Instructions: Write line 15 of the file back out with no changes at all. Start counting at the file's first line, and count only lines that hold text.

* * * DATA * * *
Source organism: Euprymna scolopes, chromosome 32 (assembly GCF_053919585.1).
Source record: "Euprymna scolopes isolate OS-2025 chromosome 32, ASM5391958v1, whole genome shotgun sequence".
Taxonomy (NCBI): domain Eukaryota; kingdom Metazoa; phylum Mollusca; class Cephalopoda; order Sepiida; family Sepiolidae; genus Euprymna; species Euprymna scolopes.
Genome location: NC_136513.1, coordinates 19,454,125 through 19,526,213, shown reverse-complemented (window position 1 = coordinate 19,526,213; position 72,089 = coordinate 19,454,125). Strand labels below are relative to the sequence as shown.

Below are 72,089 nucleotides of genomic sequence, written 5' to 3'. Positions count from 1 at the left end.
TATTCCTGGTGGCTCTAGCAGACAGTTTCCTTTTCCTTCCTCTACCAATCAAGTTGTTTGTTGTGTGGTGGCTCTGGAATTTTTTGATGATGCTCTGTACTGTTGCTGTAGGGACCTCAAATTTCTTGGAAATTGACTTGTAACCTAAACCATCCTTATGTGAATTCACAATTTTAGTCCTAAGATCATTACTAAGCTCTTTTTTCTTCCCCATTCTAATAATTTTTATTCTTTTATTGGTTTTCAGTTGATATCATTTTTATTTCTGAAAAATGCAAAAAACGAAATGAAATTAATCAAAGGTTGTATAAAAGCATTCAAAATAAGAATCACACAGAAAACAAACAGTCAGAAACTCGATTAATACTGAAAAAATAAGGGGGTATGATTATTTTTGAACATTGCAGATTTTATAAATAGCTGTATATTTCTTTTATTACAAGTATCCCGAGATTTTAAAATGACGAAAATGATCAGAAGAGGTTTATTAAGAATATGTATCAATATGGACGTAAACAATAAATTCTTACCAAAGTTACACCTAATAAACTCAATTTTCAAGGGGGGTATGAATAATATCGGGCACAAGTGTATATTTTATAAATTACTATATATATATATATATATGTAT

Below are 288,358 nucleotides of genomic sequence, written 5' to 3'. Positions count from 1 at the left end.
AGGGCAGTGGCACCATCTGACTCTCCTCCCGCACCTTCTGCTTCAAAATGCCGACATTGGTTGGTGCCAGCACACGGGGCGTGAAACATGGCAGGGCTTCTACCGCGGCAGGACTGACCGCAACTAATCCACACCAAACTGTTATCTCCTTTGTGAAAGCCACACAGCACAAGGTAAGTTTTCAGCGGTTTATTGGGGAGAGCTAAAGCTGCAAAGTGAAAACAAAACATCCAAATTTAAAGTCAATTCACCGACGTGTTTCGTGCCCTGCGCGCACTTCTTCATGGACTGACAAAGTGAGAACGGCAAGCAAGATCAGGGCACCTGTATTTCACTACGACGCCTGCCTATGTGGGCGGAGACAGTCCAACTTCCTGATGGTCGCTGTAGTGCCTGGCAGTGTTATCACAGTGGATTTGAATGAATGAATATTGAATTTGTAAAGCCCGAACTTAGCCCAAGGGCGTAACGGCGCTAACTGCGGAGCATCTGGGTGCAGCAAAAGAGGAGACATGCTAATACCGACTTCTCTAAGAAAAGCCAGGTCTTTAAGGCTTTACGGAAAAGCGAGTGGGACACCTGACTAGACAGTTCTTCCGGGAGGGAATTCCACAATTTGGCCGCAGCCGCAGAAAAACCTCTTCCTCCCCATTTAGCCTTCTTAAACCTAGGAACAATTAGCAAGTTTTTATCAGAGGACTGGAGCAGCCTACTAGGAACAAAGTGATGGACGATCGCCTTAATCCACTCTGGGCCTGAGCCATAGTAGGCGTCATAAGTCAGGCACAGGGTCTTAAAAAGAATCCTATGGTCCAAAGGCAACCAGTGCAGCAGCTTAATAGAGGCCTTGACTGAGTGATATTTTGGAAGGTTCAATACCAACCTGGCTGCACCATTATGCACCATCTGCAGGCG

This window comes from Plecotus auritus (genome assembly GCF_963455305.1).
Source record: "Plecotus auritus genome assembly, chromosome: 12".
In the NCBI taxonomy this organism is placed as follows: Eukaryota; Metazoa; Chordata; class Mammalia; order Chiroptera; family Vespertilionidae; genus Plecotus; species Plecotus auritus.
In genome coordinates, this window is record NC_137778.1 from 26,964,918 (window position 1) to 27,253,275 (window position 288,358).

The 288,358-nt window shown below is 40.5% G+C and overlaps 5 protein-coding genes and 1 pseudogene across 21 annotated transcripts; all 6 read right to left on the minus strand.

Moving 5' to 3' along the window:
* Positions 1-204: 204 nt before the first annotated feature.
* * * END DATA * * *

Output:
* Positions 1-204: 204 nt before the first annotated feature.